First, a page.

My mom, dad, sister and I moved from the Ford to C-Town so long ago, grocery stores weren’t supermarkets yet. All the produce, canned goods, meat and candy was tucked into a very small space. A video store could easily take up the space one of our groceries did.
They were fun places, too, filled with people who remembered your name and brought the groceries to your house if you couldn’t get out.
The one my parents mainly used when we moved to town was called Crady’s. (I think it’s a lawyer’s office now.) They had a great candy counter, and gave us a bag full of the sweet stuff each month when Mama paid our grocery bill. (Yep, we charged the groceries, and paid like clock work.)
They also had a butcher counter. The woman who worked back there could grind hamburger or cut a steak or roast as well as my granddad, and that’s saying a lot!
The woman’s name was Evelyn, but everyone knew her as Zeke. When we’d lived in C-Town for a little while, we stopped driving home to the Ford each Sunday for church and started going to a local church.
Zeke and her family were members of that church. Zeke had two sons and a daughter, and our families became good friends.
Some of my happiest memories have that family as part of them.
Zeke went from being a butcher to the local tag agent, so everyone in town knows her. She has a great laugh, not a timid twitter. It just booms with joy. She rarely meets a stranger (one of my favorite qualities in a person) and makes anyone she’s around feel as if they’re home.
Zeke’s daughter, Lesta, has always been a good friend. We spent a lot of time together in high school and went to the same college. Lesta taught me how to make pinto bean sandwiches and to love Coca-Cola. (Mama always like Pepsi best.) Zeke had soft serve butter before there was any such thing. She set it on the table long before the meal while our mama kept it cold (and hard) so it wouldn’t go bad.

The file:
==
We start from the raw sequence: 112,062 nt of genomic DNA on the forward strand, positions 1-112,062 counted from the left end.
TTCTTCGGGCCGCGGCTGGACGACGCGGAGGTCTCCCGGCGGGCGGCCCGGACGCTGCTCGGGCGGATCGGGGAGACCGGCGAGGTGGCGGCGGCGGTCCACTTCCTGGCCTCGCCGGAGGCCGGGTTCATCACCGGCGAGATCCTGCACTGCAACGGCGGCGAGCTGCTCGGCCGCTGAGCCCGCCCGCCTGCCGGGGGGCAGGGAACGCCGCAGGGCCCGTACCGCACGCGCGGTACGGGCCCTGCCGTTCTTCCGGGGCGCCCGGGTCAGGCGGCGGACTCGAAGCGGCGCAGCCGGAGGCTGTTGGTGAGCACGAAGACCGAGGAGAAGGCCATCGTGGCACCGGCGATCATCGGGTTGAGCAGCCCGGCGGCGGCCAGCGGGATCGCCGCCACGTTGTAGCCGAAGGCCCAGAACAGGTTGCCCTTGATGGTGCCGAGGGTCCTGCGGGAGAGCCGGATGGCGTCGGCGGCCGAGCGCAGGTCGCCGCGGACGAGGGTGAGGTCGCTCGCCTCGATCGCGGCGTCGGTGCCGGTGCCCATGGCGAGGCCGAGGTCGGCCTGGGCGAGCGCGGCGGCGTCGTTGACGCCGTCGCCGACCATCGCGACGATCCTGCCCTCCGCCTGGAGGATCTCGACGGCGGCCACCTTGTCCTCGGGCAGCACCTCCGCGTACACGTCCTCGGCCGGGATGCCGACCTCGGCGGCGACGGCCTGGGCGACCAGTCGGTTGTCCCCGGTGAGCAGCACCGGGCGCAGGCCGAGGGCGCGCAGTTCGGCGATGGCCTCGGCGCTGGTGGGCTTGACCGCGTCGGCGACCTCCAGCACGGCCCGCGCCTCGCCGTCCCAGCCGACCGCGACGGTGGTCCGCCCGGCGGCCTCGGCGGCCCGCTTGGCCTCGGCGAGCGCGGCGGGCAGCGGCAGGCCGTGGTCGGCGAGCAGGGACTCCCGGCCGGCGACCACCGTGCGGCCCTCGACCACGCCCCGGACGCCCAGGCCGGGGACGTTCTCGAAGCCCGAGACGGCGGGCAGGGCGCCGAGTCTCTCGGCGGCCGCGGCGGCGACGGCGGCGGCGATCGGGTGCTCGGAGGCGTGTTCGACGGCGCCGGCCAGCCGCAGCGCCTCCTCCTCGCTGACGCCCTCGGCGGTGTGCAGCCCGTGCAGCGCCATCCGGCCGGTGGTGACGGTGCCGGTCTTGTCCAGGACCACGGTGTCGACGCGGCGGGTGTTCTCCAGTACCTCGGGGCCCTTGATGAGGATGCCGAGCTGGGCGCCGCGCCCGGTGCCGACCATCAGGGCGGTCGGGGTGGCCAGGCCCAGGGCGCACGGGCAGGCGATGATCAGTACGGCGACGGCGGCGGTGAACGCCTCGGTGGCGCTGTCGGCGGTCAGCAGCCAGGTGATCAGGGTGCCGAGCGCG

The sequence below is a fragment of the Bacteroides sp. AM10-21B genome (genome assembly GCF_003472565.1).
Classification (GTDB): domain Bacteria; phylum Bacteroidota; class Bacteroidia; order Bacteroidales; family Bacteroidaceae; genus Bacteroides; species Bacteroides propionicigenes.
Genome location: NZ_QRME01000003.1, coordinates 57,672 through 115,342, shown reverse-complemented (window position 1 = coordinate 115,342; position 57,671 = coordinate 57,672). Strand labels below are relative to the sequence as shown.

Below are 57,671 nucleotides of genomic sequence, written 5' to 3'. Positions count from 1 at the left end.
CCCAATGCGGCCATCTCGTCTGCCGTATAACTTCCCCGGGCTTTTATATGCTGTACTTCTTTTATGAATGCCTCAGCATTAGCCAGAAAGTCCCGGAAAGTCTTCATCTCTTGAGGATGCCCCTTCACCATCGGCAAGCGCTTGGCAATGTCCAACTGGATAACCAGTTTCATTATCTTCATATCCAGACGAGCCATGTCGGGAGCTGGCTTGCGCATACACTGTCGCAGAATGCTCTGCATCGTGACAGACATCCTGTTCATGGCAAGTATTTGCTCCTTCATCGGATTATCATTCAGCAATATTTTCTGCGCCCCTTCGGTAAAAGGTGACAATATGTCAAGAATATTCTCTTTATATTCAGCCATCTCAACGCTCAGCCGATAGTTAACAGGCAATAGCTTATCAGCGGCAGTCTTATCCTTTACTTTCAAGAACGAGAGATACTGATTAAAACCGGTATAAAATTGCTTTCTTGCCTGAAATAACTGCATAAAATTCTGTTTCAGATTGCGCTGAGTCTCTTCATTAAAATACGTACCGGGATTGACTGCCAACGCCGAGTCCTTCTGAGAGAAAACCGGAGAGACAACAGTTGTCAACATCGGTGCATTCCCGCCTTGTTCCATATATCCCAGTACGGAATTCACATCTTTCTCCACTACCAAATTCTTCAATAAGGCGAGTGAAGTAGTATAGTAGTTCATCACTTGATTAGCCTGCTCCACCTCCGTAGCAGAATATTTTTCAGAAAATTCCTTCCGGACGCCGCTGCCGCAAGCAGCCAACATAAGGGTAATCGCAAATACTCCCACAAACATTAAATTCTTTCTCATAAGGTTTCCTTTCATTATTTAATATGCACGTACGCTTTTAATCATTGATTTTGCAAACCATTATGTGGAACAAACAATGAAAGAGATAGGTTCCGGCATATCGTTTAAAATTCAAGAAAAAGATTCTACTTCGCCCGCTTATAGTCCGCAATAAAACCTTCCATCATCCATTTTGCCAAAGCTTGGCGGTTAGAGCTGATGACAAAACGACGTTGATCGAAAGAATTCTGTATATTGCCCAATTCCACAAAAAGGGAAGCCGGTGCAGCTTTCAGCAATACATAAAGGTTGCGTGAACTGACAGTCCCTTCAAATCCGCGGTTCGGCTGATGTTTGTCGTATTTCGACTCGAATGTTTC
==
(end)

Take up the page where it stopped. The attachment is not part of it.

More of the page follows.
Zeke put her potatos in with her roasts from the moment they started cooking so they came out brown and soooooo good! She served wonderful Sunday dinners, which I got to share more times than I can count.
Zeke introduced me to avacado. And Mexican food. (Not at the same time.)
She loved and took care of her mother-in-law until she passed away.
Just to be very honest, Zeke is one of those people who lives her religion 24/7. If you don’t have a Bible, all you have to do is look at her life. She lives what it says.
Back in the day, our families would get together with the Hagbergs and the preacher’s family and a few others and we’d have a pizza night. The women would make sausage pizza, using Bisquick for the crust. (Makes a great breakfast, too.)
And they’d have a big salad with it. Zeke was nearly always in charge of the salad. I’ve never tasted anything as good as her salad dressing. Olive Garden would be jealous!
I’m going to share Zeke’s salad dressing with you today from our church cookbook.
Zeke’s Salad Dressing
1/4 C vegetable oil
1 C vinegar
Here’s the hard part–
salt and pepper
She doesn’t give measurements on the seasonings because she doesn’t measure. She eyeballs it. Now I’ve watched Zeke make this dressing a bunch of times, and I still can’t get it to taste the way hers did.
I probably just need more practice.
Zeke isn’t the tag agent anymore, but her granddaughter is, and Zeke still works at the tag office several days a week.
Like my daddy says, “She’s quite a gal.”